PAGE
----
Dan Bern has released 25 albums and played thousands of shows across North America and Europe. Bern’s songs have appeared in numerous TV shows and films including Walk Hard - The Dewey Cox Story, and Get Him To The Greek. He also writes and performs songs for the Amazon Prime kids’ programme The Stinky and Dirty Show. A visual artist, Bern has had gallery showings in Florida, New York City and San Francisco. He is the author of several books, and acts in the radio drama podcast 10,000 Crappy Songs: in which he plays an ex-songwriter turned private eye. In addition, he runs the 24/7 internet radio station, Radio Free Bernsteinn. Dan Bern’s latest album is Regent Street.
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    Recorded 29th June 2020
    This show is part of Pantheon Podcasts.

    • 42 Min.
    Rufus Jones

    Rufus Jones

    Actor Rufus Jones (writer and co-star of Channel 4’s Home) has hardly answered the BobPhone before he confesses that, despite his Cambridge English degree, “Dylan still scares the hell out of me”. But he’s relieved that “Bob’s entering a 'jolly grandpa' phase. He seems less concerned with preserving the myth”.
    Rufus references Beyoncé, the Eagles (“the story of the Eagles is better than the sound of the Eagles”), T.S. Eliot, Ezra Pound, Hieronymus Bosch and Christopher Ricks before moving on, via Desolation Row, to the enigma that is Murder Most Foul (“it reads like bad poetry but sings like good poetry”).
    In an episode recorded before the release of Rough And Rowdy Ways, theories are promulgated, lines dissected and numerology explored. Murder Most Foul is “a confounding song. He takes a piece of real life and spins it into something abstract and horrific.” Join us for a dark but enlightening day in Dallas.
    Rufus Jones began his career as part of the sketch comedy group Dutch Elm Conservatoire. In the West End, he appeared in the hit comedy Dead Funny. His acclaimed TV series Home was nominated for a BAFTA. Other television work includes three series as David Wilkes in W1A, Four Lives, Flack, Loaded, Stag, Fresh Meat, Trying Again, The Casual Vacancy, Bob Servant, Hunderby and Holy Flying Circus (as Terry Jones). His films include Stan And Ollie, The Foreigner, Paddington and Silent Night (due for a Christmas 2020 release).

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    Recorded 15th June 2020
    This show is part of Pantheon Podcasts.

    • 44 Min.
    Rob Stoner

    Rob Stoner

    Rolling Thunder Revue bass player and bandleader Rob Stoner on Jacques Levy, Emmylou Harris, Sam Shepard and how he “made out with Joan Baez on a motel room balcony” for Renaldo & Clara. Rob also sets the record straight on the Scorsese Netflix film: “I got a beef with that Van Dorp character!” and alerts us to his uncredited harmony vocal on Abandoned Love.
    What was it like playing live with Bob? “Sink or swim. If you’re good enough, you ought to be able to swim”. Did Bob actually never speak to Mick Ronson on the Rolling Thunder tour? “It was written into the contract”. The Fort Collins concert, where Hard Rain was recorded? “Bob was in a foul mood, man.”
    Other insights include how Elvis miffed Bob, rehearsal details for the 1978 Alimony Tour and John Lennon’s “Dylan imitation” on Ticket To Ride. Roll up, roll up - for an historic episode.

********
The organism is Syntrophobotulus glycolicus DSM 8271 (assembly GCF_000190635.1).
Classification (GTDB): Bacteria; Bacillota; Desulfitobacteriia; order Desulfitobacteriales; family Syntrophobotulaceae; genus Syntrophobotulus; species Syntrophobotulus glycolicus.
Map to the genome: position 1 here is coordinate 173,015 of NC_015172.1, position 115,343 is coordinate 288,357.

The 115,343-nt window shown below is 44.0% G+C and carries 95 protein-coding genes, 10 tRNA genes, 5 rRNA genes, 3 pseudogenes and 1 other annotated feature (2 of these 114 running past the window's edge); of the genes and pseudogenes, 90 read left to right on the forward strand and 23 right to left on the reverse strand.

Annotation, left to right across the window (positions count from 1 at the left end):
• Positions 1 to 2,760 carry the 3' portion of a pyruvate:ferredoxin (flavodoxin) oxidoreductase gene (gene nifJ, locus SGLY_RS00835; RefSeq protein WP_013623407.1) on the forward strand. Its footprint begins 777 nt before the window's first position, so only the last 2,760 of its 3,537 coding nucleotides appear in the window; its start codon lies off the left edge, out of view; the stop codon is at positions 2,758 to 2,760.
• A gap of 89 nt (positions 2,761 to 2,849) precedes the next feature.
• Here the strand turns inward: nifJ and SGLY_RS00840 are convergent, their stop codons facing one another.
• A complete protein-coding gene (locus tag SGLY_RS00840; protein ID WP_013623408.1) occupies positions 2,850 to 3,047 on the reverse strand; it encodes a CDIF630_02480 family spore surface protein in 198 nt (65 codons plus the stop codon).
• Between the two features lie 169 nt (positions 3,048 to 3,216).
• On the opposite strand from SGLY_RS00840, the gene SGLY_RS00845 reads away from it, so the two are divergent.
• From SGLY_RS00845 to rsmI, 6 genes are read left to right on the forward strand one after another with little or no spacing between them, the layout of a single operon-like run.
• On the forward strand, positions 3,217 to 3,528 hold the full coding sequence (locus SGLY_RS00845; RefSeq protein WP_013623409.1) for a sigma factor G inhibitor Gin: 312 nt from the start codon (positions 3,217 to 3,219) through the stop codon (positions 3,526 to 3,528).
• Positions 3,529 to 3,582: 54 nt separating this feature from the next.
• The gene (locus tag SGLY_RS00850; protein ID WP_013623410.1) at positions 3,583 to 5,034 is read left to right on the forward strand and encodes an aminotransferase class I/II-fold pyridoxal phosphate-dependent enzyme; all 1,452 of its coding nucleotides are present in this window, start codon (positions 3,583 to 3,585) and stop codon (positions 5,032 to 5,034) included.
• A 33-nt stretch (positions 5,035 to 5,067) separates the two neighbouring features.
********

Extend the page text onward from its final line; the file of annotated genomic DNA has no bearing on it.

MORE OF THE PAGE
While still in school, Rob Stoner was signed to a songwriting contract by Leiber and Stoller. As a session musician, he played and sang on classic recordings including American Pie. His albums with Dylan include Desire, Hard Rain, Bob Dylan At Budokan and Live 1975. Following his stint with Bob, Rob released a critically-acclaimed album of original songs on MCA Records. He also became the first non-Southerner to release an album on Sun Records. His songs have been recorded by Link Wray, Johnny Winter and Robert Gordon. He has played with Chuck Berry, Ringo Starr, Bruce Springsteen, Stevie Ray Vaughan and countless others. Rob lives in Rockland County, New York, where he remains active on the music scene.

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    Recorded 3rd June 2020
    This show is part of Pantheon Podcasts.

    • 53 Min.
    Danny Horn

    Danny Horn

    Actor/musician Danny Horn, 31, played The Kinks’ frontman Ray Davies in the West End; but it was listening to Dylan at age 14 that changed his life. Do Dylan and Davies have anything in common? Danny tells us that - in 1967/68 - “they both made love letters to versions of their own countries that never existed. And they share a mercurial way of thinking”.
    Despite hanging out with Ray D, Danny knows his Bobby D. The conversation ranges from analysis of songs like Abandoned Love (“he’s both wounded puppy and venomous snake”) to the film I’m Not There (yes to Charlotte Gainsbourg, no to Christian Bale). All topped off with a hilarious near-death experience at The Royal Albert Hall. Join us for a funny, socially-distanced but intimate take on “the clown inside” of Bob Dylan.
    Danny Horn is an actor and musician, born in London in 1989. He trained at the Royal Central School of Speech and Drama and has worked frequently on stage and screen since graduating in 2010. He won acclaim for his performance in the hit West End musical Sunny Afternoon, which charted the early years of The Kinks. Other stage acting work includes The Dead Dogs and The Revenger’s Tragedy. Film and television work includes Emmerdale, Vera, Hetty Feather, Scar Tissue, M.I. High, Legend of the Bogeyman and Doctor Who. With his group the Shared Myths, Danny has just released his first album: Quitting Smoking.

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    Boy Awake
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    Recorded 4th May 2020
    This show is part of Pantheon Podcasts.

    • 45 Min.